A.Sklyarenko wrote: "In his Commentary (note to line 49) Kinbote quotes a quatrain from Shade's poem "The Sacred Tree": The ginkgo leaf, in golden hue...Here is Goethe's poem "Ginkgo Biloba" from "The West-Eastern Divan":..."
JM: No wordplay with "Go!King" and "Gingko"?
I remember there was a relation between Gingko biloba and the Maidenhair tree, so often mentioned in "Ada."
I checked it and the link is correct: 
Maidenhair tree : Ginkgo biloba, or maidenhair tree, is renowned worldwide for its medicinal properties. This remarkable tree is known as a 'living fossil', as it is the sole survivor of an ancient group of trees that date back to beyond the time of the dinosaurs...
Ginkgo biloba - Wikipedia, the free encyclopedia: The old popular name "Maidenhair tree" is because the leaves resemble some of the pinnae of the Maidenhair fern Adiantum capillus-veneris. ...en.wikipedia.org/wiki/Ginkgo_biloba -
In "Ada, or Ardor" this apparently meaningless reference carries us from the inicial discoveries, to the last lines about the "flattened couple" (from the attic onto Atticus paper)  The links are myriads of interconnections...Would they make explicit the first reference to the gingko biloba in Pale Fire? 
If there is a connection with Goethe's poem (indicated by A.Sklyarenko), then we'll have to cope with the pair of lovers who, in the end, were turned into one, ie, "Vaniada." and the various ink-blots and pressed "maidenhair" trees or the "capillus-veneris".
1. "The express does not stop at Torfyanka, does it, Trofim?’
‘I’ll take you five versts across the bog,’ said Trofim, ‘the nearest is Volosyanka.’
His vulgar Russian word for Maidenhair; a whistle stop; train probably crowded.
Maidenhair. Idiot! Percy boy might have been buried by now! Maidenhair. Thus named because of the huge spreading Chinese tree at the end of the platform. Once, vaguely, confused with the Venus’-hair fern. She walked to the end of the platform in Tolstoy’s novel. First exponent of the inner monologue, later exploited by the French and the Irish. N’est vert, n’est vert, n’est vert. L’arbre aux quarante écus d’or, at least in the fall. Never, never shall I hear again her ‘botanical’ voice fall at biloba, ‘sorry, my Latin is showing.’ Ginkgo, gingko, ink, inkog. Known also as Salisbury’s adiantofolia, Ada’s infolio, poor Salisburia: sunk; poor Stream of Consciousness, marée noire by now. Who wants Ardis Hall!"

2. "On the way there he acquired his second walking stick: the Ardis Hall silver-knobbed one he had left behind in the Maidenhair station café. This was a rude, stout article with a convenient grip ..." 

3. Letter from Percy de Prey to Van Veen: "In a couple of days I must leave for a spell of military service abroad. If you desire to see me before I go I shall be glad to entertain you...at dawn tomorrow where the Maidenhair road crosses Tourbière Lane. If not..."
4. Ada's infolio:

Ancolie Bleue des Alpes, Ex en Valais, i.IX.69. From Englishman in hotel. ‘Alpine Columbine, color of your eyes.’

Epervière auricule. 25.X.69, Ex, ex Dr Lapiner’s walled alpine garden.

Golden [ginkgo] leaf: fallen out of a book’ The Truth about Terra’ which Aqua gave me before going back to her Home. 14.XII.69.


[blue-ink blot shaped accidentally like a flower, or improved felt-pen deletion] (Compliquaria compliquata var. aquamarina. Ex, 15.I.70.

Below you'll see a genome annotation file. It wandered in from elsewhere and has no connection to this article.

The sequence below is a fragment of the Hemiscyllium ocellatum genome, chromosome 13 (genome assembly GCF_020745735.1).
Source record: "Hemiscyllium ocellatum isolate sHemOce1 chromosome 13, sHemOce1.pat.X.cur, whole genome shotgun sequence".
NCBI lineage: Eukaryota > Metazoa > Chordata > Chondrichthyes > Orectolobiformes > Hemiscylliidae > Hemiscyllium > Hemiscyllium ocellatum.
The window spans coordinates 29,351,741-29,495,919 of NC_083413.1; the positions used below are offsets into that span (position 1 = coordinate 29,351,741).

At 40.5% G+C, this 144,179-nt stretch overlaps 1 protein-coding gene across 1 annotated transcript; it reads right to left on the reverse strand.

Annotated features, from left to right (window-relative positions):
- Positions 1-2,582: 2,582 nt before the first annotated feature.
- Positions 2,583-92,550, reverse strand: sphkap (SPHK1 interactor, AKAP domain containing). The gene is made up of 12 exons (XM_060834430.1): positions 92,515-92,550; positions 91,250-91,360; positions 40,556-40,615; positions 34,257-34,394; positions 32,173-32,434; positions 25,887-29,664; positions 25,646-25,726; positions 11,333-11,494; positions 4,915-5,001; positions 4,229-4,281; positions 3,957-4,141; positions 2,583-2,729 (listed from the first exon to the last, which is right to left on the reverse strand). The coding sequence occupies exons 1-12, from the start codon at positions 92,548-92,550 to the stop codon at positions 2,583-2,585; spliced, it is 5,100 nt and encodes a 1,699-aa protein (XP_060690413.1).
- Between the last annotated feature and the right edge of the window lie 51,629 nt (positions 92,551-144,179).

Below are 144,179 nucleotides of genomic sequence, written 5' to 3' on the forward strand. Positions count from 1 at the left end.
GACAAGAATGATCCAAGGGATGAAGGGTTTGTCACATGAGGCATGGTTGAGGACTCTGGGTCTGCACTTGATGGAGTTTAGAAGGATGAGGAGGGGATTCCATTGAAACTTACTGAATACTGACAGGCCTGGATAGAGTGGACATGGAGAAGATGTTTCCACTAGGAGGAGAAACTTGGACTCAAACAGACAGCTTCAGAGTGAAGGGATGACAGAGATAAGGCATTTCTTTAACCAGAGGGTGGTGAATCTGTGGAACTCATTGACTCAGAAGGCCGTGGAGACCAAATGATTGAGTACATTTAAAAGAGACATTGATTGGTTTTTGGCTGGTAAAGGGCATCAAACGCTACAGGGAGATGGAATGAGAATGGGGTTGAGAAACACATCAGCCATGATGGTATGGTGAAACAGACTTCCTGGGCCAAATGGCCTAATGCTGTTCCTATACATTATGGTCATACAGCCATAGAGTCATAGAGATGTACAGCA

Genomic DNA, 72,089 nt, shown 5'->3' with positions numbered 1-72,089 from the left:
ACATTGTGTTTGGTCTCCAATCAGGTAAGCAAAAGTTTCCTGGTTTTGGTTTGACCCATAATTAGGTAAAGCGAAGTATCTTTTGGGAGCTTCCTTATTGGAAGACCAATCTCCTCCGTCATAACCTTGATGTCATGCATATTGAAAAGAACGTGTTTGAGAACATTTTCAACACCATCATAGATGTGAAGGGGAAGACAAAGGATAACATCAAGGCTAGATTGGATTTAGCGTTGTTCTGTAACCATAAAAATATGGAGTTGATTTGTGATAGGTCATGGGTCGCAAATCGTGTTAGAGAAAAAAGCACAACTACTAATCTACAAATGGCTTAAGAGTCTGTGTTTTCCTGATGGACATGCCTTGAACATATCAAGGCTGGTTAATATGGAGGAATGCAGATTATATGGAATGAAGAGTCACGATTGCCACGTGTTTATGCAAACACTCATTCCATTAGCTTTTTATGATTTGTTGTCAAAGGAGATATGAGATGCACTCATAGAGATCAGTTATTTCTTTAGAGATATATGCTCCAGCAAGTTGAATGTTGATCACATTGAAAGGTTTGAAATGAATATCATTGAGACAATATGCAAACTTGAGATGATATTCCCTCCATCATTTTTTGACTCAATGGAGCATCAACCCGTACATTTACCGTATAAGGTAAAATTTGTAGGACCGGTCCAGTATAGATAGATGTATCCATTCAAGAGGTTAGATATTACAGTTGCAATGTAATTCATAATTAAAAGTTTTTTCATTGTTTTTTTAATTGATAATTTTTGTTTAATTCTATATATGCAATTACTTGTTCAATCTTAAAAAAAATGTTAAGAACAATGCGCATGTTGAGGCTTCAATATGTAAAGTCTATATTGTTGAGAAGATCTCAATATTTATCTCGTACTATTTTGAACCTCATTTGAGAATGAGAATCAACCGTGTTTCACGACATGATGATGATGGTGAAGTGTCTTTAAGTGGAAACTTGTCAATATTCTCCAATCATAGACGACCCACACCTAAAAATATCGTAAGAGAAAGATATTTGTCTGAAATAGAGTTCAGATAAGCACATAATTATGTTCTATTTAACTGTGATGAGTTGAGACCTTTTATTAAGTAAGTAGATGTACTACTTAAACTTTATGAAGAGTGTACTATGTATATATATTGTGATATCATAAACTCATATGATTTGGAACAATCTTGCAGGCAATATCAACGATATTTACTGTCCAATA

5. This tiny one...by the Poet Laureate Robert Brown...is called "Peter and Margaret."... I shall give you this valuable book for keeps.’ ...Lucette...scanning the fascinating flyleaf, his name on it, his bold flourish, and his own wonderful drawings in ink — a black aster (evolved from a blot), a doric column (disguising a more ribald design)*, a delicate leafless tree (as seen from a classroom window), and several profiles of boys (Cheshcat, Zogdog, Fancytart, and Ada-like Van himself).

6. ...Violet’s supreme achievement...produced on special Atticus* paper in a special cursive type... with the master copy bound in purple calf for Van’s ninety-seventh birthday, had been immediately blotted out by a regular inferno of alterations...One can even surmise that if our time-racked, flat-lying couple ever intended to die they would die, as it were, into the finished book, into Eden or Hades, into the prose of the book or the poetry of its blurb./... ‘Quel livre, mon Dieu, mon Dieu,’ Dr [Professor. Ed.] Lagosse exclaimed, weighing the master copy which the flat pale parents of the future Babes, in the brown-leaf Woods, a little book in the Ardis Hall nursery, could no longer prop up in the mysterious first picture: two people in one bed.
*: doric: Greek Attica as in Keats' "Attic shape". Related to the infolio the two young Veens found in the attic.  The manuscript in "Atticus paper"
From the google I retrieved two Brian Boyd entries on the theme::
Nabokov's Pale fire: the magic of artistic discovery
Brian Boyd - 2001 - Literary Criticism - Boyd, Nabokov's Ada, 69. 12. “Supporting consonant”: a repeated consonant preceding ... jacaranda, maidenhair, ginkgo, and five generic “trees”) ends with ...
Brian Boyd - Ada, the Bog and the Garden: or, Straw, Fluff, and ...
de B Boyd - 2004 - Artigos relacionados Maidenhair. Thus named because of the huge spreading Chinese tree at the end of the ..... "Moving Van: The Neverland Veens of Nabokov's Ada," Contemporary ...muse.jhu.edu/demo/nabokov_studies/.../8.1boyd.html 
There must be other entries on this subkect to be found in the Nab-List
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